Breast Cancer Molecular Subtype Classification: A Comparison of Three Microarray-Based Single Sample Predictors
B Weigelt, A Mackay, R Natrajan, DS Tan, A Ashworth, JS Reis-Filho. CRUK London Research Institute, London, United Kingdom; ICR, London, United Kingdom
Background: Microarray gene expression profiling has led to the identification of five molecular subtypes of breast cancer: luminal A, luminal B, HER2, normal breast-like and basal-like. Three single sample predictors (SSPs) have been described by the proponents of this taxonomy for the identification of molecular subtypes. The aim of this study was to determine the agreement between these SSPs in the identification of breast cancer molecular classes.
Design: Microarray-based SSPs were applied to one in-house and three publicly available breast cancer microarray datasets based on the methods described by the proponents of the molecular taxonomy. Analysis of agreement between each pair of SSPs was performed for the whole classification system and for each molecular subtype individually in each cohort. Hazard ratios for outcome for each molecular subtype according to each SSP in each cohort were calculated. For the in-house dataset, HER2 status was defined by immunohistochemistry (IHC) and fluorescence in situ hybridisation (FISH).
Results: A fair-to-substantial agreement between each pair of SSPs in each cohort was observed (Kappa scores ranging from 0.238 to 0.740). The proportion of cases classified as basal-like subtype in each cohort was consistent regardless of the SSP employed, however the percentages of the remaining molecular subtypes varied significantly. Of the five molecular subtypes, only basal-like cancers consistently showed an almost perfect agreement (Kappa scores >0.810). Most importantly, the significance of the associations with outcome of each molecular subtype other than basal-like and luminal A varied significantly depending on the SSP employed. The identification of HER2-positive tumours by SSPs was unreliable, given that one SSP assigned only 54% of the IHC/FISH HER2-positive cases to the HER2 molecular subtype, whereas the other two SSPs assigned all IHC/FISH HER2-positive cases to the luminal B subtype.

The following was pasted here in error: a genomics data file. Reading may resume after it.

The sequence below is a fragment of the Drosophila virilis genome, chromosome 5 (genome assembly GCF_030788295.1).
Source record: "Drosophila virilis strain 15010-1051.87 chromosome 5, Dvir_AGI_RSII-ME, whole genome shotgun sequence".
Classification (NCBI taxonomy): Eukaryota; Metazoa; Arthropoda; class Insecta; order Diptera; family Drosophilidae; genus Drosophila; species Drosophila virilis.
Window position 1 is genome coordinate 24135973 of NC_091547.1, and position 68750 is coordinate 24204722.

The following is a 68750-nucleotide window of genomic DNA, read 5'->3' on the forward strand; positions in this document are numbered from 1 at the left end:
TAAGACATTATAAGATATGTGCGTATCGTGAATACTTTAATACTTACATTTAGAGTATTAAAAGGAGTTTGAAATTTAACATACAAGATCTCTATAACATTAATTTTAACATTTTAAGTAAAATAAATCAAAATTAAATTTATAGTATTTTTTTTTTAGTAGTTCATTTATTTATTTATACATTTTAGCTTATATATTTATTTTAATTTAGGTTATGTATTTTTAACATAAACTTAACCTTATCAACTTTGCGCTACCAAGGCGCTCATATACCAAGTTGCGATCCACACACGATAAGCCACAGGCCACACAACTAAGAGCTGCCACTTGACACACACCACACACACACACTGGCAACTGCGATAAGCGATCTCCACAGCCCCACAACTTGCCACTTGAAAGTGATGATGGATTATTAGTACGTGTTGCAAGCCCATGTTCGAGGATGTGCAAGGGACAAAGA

Conclusions: Basal-like cancers can be reproducibly identified by microarray-based gene expression profiling. The classification of breast cancers into molecular subtypes shows considerable variation depending on the SSP used. Before molecular classification by microarray profiling can be incorporated in routine clinical practice and treatment decision-making, accurate definitions of the methods used to identify the molecular subtypes of breast cancer should be standardised and rigorously validated.
Monday, March 22, 2010 1:00 PM
Poster Session II # 54, Monday Afternoon